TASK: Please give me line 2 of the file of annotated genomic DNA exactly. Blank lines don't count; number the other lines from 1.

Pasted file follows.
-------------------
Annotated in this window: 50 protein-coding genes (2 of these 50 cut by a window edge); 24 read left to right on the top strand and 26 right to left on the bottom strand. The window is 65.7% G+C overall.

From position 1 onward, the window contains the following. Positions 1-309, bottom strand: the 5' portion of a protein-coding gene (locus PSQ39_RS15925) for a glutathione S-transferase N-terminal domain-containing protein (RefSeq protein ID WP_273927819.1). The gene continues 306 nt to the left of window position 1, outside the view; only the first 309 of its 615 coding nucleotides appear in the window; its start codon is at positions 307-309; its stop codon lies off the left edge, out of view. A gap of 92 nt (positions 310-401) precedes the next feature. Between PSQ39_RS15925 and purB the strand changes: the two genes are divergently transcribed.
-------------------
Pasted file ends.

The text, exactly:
From position 1 onward, the window contains the following. Positions 1-309, bottom strand: the 5' portion of a protein-coding gene (locus PSQ39_RS15925) for a glutathione S-transferase N-terminal domain-containing protein (RefSeq protein ID WP_273927819.1). The gene continues 306 nt to the left of window position 1, outside the view; only the first 309 of its 615 coding nucleotides appear in the window; its start codon is at positions 307-309; its stop codon lies off the left edge, out of view. A gap of 92 nt (positions 310-401) precedes the next feature. Between PSQ39_RS15925 and purB the strand changes: the two genes are divergently transcribed.